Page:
Another look at those nine photographs?

At the Supreme Court hearing on 22 September in Petrozavodsk, Judge Alla Rats requested another expert assessment of the photographs on Yury DMITRIEV’s home computer that formed the pretext for his arrest on 13 December 2016.

From Nikita Girin’s two detailed articles this July in Novaya gazeta we have learned which among the 140 plus photographs taken of his foster daughter between 2008 and 2015 were selected to support a charge of child pornography against the historian, and why.

Since January 2017, it has been possible for the general public in Russia and abroad to get some idea of what the bulk of the photos display after they were, quite improperly, leaked to a national TV channel and shown as “evidence” of the moral degradation of both Dmitriev and the Memorial Society. In that programme Russian viewers were told that the photos were vile and pornographic (they would not be regarded as such by most outside observers).

In an account of each occasion since 2016 when the issue of the photos has arisen, Anna Nepershina has listed previous assessments of the photographs and the court’s verdict in April 2018 and again in July 2020: on both occasions DMITRIEV was found not guilty of producing child pornography.

(See Timeline of First Trial for more detail.)

1.

After Dmitriev’s arrest in December 2016 the investigators requested a local art expert Sergei Sergeyev to assess the photos found on Dmitriev’s home computer. “… I have no doubt”, Sergeyev declared, “that this is pure pornography”.

After talking to his new client Victor Anufriev gave an interview to 7×7: horizontal Russia, the news website in Northwest Russia, explaining why Dmitriev had taken pictures of his daughter over a period of several years and stated, “a photo of a naked child is not pornography”.

2.

Once the trial began Judge Marina Nosova requested the Centre for Socio-Cultural Analysis to provide its assessment of the photographs, taken by Dmitriev between 2008-2015. The Centre, it turned out, was not officially licensed to perform such a role (although it had contributed its views to the 2012 Pussy Riot trial).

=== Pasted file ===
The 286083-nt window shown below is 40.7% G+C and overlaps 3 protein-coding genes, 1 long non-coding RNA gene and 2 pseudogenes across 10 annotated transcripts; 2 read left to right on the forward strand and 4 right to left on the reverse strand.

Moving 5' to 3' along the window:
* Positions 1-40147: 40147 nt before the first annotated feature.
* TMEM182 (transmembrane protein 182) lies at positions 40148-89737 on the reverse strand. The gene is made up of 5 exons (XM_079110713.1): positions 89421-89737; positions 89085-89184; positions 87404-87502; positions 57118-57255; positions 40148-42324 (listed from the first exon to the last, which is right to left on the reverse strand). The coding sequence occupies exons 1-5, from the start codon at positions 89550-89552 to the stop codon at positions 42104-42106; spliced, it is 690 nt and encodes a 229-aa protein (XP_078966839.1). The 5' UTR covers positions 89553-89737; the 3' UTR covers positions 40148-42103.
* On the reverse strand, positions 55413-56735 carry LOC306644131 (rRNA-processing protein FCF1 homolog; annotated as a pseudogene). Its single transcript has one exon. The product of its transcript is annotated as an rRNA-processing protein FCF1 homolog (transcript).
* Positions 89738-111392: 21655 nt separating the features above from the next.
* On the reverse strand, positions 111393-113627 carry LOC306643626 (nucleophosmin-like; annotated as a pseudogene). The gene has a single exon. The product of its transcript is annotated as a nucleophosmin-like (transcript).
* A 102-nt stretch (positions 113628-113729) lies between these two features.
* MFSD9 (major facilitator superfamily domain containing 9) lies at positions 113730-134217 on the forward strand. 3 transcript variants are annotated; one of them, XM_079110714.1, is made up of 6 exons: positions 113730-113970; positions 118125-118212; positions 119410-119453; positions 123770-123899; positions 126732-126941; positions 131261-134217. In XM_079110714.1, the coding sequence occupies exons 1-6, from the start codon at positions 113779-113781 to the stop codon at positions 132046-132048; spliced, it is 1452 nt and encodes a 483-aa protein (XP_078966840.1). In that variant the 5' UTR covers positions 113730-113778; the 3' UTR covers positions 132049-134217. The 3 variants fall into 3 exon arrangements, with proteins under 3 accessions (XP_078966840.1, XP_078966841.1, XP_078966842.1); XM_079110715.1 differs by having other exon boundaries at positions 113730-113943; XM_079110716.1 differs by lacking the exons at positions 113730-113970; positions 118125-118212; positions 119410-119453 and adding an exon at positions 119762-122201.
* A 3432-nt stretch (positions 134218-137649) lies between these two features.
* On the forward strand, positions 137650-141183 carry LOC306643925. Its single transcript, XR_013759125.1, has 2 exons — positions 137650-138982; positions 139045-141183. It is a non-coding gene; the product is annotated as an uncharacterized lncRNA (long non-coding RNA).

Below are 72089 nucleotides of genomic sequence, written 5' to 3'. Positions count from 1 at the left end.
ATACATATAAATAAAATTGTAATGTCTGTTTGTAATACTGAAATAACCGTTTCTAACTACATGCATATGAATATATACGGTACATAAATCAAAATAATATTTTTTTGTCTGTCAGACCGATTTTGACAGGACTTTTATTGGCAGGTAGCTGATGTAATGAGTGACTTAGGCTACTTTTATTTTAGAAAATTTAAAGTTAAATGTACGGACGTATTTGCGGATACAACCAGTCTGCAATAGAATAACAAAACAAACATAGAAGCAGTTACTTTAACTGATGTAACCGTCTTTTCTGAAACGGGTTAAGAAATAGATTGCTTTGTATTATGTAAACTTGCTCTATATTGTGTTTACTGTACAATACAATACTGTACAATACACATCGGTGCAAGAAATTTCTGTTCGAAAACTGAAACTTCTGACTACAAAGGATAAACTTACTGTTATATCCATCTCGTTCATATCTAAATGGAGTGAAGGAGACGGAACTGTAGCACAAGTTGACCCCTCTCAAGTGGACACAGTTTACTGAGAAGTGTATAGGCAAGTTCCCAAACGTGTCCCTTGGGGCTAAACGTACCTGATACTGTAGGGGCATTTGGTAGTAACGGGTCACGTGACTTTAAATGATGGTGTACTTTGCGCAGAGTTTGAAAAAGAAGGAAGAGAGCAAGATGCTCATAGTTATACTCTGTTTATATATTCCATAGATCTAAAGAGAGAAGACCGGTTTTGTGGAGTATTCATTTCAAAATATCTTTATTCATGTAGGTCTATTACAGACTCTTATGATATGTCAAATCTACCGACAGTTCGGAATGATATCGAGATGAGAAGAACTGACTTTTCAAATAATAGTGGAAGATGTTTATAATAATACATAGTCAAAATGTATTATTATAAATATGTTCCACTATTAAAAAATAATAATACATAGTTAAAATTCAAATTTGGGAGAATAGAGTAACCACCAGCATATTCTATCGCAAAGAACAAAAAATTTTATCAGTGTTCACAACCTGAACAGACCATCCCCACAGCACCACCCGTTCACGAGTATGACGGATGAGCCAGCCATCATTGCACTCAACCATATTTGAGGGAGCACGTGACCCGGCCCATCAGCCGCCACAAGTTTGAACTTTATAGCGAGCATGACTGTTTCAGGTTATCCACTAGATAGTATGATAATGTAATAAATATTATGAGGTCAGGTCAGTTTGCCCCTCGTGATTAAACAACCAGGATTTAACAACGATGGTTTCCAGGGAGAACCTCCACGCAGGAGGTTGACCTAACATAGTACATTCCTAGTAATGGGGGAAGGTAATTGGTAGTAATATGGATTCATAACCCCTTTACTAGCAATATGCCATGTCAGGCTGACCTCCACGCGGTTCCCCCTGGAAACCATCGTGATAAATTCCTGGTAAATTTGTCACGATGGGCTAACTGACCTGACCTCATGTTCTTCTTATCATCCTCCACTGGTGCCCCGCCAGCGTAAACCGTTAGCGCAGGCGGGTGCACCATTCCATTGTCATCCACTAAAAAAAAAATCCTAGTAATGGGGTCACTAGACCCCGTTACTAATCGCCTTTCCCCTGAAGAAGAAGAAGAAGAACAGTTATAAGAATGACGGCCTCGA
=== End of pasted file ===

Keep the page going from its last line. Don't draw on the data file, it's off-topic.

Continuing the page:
Nine out of more than two hundred photos taken by Dmitriev of his foster daughter Natasha were “pornographic”, declared the Centre. Dmitriev’s defence attorney Victor Anufriev cross-examined the director of the Centre for Socio-Cultural Analysis and showed that neither she nor the other specialists were officially qualified to issue an expert assessment at a court hearing.

3.

At Anufriev’s request, the court requested another expert assessment of the photographs. This time an obscure organisation from St Petersburg calling itself the Federal Department of Independent Forensic Expertise was invited.

For lack of its own staff, the “Department” invited several specialists to carry out the assessment. Their conclusion was that the photos were NOT pornographic. Instead, they had been taken, as Dmitriev insisted, to “monitor the girl’s physical development”. She had spent years in a children’s home before being fostered by Dmitriev and his wife and her growth was stunted.

4.

Now the prosecution intervened.

It requested another assessment of Dmitriev’s mental state and sexual orientation and the task was assigned to the Serbsky Institute in Moscow. Despite a past that included the abuse of psychiatry for political purposes in Soviet times, the Institute is today considered Russia’s leading forensic research centre for psychiatry and drug-dependence.

Victor Anufriev raised no objections to this choice and after Yury DMITRIEV was examined as an in-patient in December 2017 to January 2018 the Serbsky Institute declared him of sound mind and normal sexual orientation.

5.

On 5 April 2018 the Petrozavodsk City Court, Judge Marina Nosova presiding, acquitted Yury DMITRIEV of the charge of child pornography.

That, however, was not the end of the story. On 28 June Dmitriev was again detained and subsequently put on trial, facing the previous charges and a new, more serious charge of acts of a sexual character involving his under-age foster daughter (see Nikita Girin’s article for the details).

The court requested that his mental health be examined once again. After being examined as an in-patient at Psychiatric Hospital No 6 in St Petersburg, Dmitriev was declared of sound mind and not inclined to any sexual deviation.

6.

On 22 July 2020, the Petrozavodsk City Court, Judge Alexander Merkov presiding, again did not find Yury DMITRIEV guilty of the charge of child pornography.

The results of all these assessments are to be found in the case files. Professional psychiatrists at major State institutions had given their views as to the mental health and sexual normality of Yury DMITRIEV. Others have considered the nature of the photographs he took of his foster daughter between 2008 and 2015 and decided they are not pornographic.

7.

It is hard to understand why Judge Rats, leading the hearing at the Supreme Court of Karelia, has requested yet another expert assessment of the photographs.

If after all the previous examinations a new assessment declares there to be something criminal in the nine selected photos this will be regarded, in Russia and abroad, as an opinion foisted on the experts by some other force.

(Based on 23 September Facebook article by Anna Nepershina and reports on this website since 2017)